With all the chaos and scandal swirling around the White House, it can be easy to lose sight of President Donald Trump’s immense power to shape America’s role in the world.
We’ll be reminded when he leaves Friday on his first trip abroad as president that he commands the military, directs our diplomacy and controls trade policy.
When Trump torpedoed the proposed Trans-Pacific Partnership on his fourth day in office, it was a big blow to California’s trade economy.
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But if he tears up the existing North American Free Trade Agreement – on Thursday his administration officially started the renegotiation process – the impact could be much greater.
That’s according to the U.S. Chamber of Commerce and California Chamber, which back their pro-trade views with some numbers. The 23-year-old deal with Canada and Mexico has added 5 million jobs, says a U.S. Chamber study. That includes more than 575,000 in California, the most of any state.
It’s worth noting that seven of the 10 states with the most jobs gained went for Trump last November. So did seven of the 10 states with the highest exports to Canada and Mexico. California ranks second on that list.
The U.S. Chamber put out the rosy jobs report – “NAFTA Triumphant” – to mark 20 years of the trade agreement. It’s getting a new round of attention with Trump’s crusade against what he has called the “worst trade deal” in world history. Labor unions long have been on the warpath to kill NAFTA, blaming it for destroying manufacturing jobs, driving down wages and damaging America’s prosperity.
I wanted to hear more from the other side. So I talked this week to Everett Golden III, president of Otis McAllister Inc., a retail food distributor that employs 65 people at its Oakland headquarters, works with growers and planters in California, operates in 80 countries around the world and has its brands in 3,500 stores across the country.
He told me that NAFTA has been “a huge, huge benefit” to his operation. In 1995, Mexico levied a 20 percent duty on the company’s products and its sales were near zero. After NAFTA, sales to Mexico jumped to $30 million a year – corn, tomatoes, peaches, beans, rice, juice, chocolate – though that number has declined during Mexico’s recent economic troubles. About 15 percent of the firm’s total sales are to Mexico and Canada, he said.
Golden, who called Trump’s decision to pull out of the TPP his “biggest mistake,” said he’s “very, very concerned” about what the president might do on NAFTA.
If significant duties and tariffs return, “we’ll lose a great deal of sales,” he said. While Golden doesn’t oppose updating the deal, he said the basic framework for agricultural and food products should stay as is, except for fewer restrictions on dairy products.
The U.S. farm industry, which boasts a $17 billion trade surplus, is hoping it has an ally in new Agriculture Secretary Sonny Perdue, who started an international trade company after serving as Georgia governor. He hasn’t been as vocal as Trump against NAFTA, and reportedly helped persuade the president not to withdraw yet. On Wednesday, Perdue told a congressional committee that stronger exports can help a rural economy that is in “dire straits.”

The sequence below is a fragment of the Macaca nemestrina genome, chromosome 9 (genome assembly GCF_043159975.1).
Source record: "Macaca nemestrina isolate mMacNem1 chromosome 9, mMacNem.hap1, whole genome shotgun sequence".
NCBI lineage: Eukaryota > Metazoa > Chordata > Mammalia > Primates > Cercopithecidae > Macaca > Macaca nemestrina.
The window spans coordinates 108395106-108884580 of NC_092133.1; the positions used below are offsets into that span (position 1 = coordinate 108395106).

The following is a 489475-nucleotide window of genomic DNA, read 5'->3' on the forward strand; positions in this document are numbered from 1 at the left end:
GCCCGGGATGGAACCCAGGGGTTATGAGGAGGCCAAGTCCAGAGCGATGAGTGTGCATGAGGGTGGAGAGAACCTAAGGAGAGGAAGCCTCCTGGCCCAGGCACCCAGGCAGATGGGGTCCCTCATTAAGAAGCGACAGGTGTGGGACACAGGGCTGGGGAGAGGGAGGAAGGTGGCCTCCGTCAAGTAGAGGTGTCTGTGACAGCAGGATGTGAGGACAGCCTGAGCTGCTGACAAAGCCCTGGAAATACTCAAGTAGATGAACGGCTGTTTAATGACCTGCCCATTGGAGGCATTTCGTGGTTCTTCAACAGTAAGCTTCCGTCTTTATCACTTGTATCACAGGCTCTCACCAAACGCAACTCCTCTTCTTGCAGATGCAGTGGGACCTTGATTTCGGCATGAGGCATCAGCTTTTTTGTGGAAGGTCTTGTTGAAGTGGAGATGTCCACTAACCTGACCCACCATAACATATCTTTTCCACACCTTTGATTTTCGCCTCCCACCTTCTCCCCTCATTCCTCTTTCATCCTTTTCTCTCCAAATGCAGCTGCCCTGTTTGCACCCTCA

The California Chamber, which referred me to Golden, who is on the U.S. Department of Commerce exports council for Northern California, also promotes the value and importance of NAFTA.
Mexico is the state’s No. 1 market, accounting for about 16 percent of total exports. Last year, California’s exports to Mexico were about $25.3 billion, with computers and electronics the top categories. In March, exports to Mexico totaled $2.2 billion, up 3.2 percent from March 2016.
Canada is California’s second biggest market, with $16.2 billion in exports in 2016, more than 10 percent of the total. In March, exports to Canada were $1.4 billion, up 1 percent.
Most economists say NAFTA has basically been a wash, creating some winners as well as losers, but is now deeply embedded in the U.S. economy. It has also boosted Mexico’s economy, which then reduced the flow of illegal immigrants seeking work in the U.S. That’s a far more effective and humane way to secure the border than building walls or ramping up deportations.
Trump appeared ready to terminate NAFTA, but after personal appeals from the leaders of Canada and Mexico, he announced last month that he will try first to get a better deal. In a letter to Congress on Thursday, his trade representative triggered 90 days of consultation and set the stage for talks to begin by Aug. 16.
It absolutely makes sense to modernize the deal to cover software, intellectual property and other changes in our economy over the last two decades. But it would be crazy to get into a trade war with our closest neighbors. Already, Trump has slapped higher tariffs on lumber imports from Canada and has criticized its dairy and energy industries. Early on, he floated the idea of a 20 percent tax on Mexican imports to help pay for his border wall.
At the same time, Trump has let China off the hook on currency manipulation, even though he railed against it during the campaign and even though some economists say currencies undervalued against the strong dollar are a major cause of U.S. trade deficits. The 12-nation TPP was designed to counter China’s growing influence in the Asia-Pacific by expanding U.S. trade ties in the region.
Trump’s views on global trade will be highlighted as he attends his first G-7 summit May 26 with the leaders of the world’s other major economic powers.
Many CEOs and thousands of workers in California will be watching closely and keeping their fingers crossed.
The 10 states with the most jobs added due to the North American Free Trade Agreement:
Source: U.S. Chamber of Commerce